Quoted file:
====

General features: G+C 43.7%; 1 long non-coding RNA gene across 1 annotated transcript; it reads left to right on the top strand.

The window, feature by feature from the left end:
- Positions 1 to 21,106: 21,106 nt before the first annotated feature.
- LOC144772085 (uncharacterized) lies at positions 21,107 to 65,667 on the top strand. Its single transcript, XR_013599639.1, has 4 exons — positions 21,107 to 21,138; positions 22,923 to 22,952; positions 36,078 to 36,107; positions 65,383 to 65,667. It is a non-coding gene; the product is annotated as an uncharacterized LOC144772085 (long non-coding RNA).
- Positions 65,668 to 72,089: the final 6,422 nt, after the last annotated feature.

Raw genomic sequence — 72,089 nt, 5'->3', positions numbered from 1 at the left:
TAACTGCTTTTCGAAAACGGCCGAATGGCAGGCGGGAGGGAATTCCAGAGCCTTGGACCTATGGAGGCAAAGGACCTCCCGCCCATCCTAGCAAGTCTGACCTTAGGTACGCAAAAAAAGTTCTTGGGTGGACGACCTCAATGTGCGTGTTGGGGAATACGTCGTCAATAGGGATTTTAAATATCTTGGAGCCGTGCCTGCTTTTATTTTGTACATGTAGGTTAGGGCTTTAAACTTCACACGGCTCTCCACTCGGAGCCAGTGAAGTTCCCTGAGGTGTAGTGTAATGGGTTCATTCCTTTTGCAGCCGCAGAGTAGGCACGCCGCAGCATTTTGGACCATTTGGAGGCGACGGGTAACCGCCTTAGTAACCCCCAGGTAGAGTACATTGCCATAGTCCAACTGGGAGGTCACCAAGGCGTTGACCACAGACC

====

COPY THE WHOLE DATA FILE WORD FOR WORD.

General features: G+C 43.7%; 1 long non-coding RNA gene across 1 annotated transcript; it reads left to right on the top strand.

The window, feature by feature from the left end:
- Positions 1 to 21,106: 21,106 nt before the first annotated feature.
- LOC144772085 (uncharacterized) lies at positions 21,107 to 65,667 on the top strand. Its single transcript, XR_013599639.1, has 4 exons — positions 21,107 to 21,138; positions 22,923 to 22,952; positions 36,078 to 36,107; positions 65,383 to 65,667. It is a non-coding gene; the product is annotated as an uncharacterized LOC144772085 (long non-coding RNA).
- Positions 65,668 to 72,089: the final 6,422 nt, after the last annotated feature.

Raw genomic sequence — 72,089 nt, 5'->3', positions numbered from 1 at the left:
TAACTGCTTTTCGAAAACGGCCGAATGGCAGGCGGGAGGGAATTCCAGAGCCTTGGACCTATGGAGGCAAAGGACCTCCCGCCCATCCTAGCAAGTCTGACCTTAGGTACGCAAAAAAAGTTCTTGGGTGGACGACCTCAATGTGCGTGTTGGGGAATACGTCGTCAATAGGGATTTTAAATATCTTGGAGCCGTGCCTGCTTTTATTTTGTACATGTAGGTTAGGGCTTTAAACTTCACACGGCTCTCCACTCGGAGCCAGTGAAGTTCCCTGAGGTGTAGTGTAATGGGTTCATTCCTTTTGCAGCCGCAGAGTAGGCACGCCGCAGCATTTTGGACCATTTGGAGGCGACGGGTAACCGCCTTAGTAACCCCCAGGTAGAGTACATTGCCATAGTCCAACTGGGAGGTCACCAAGGCGTTGACCACAGACC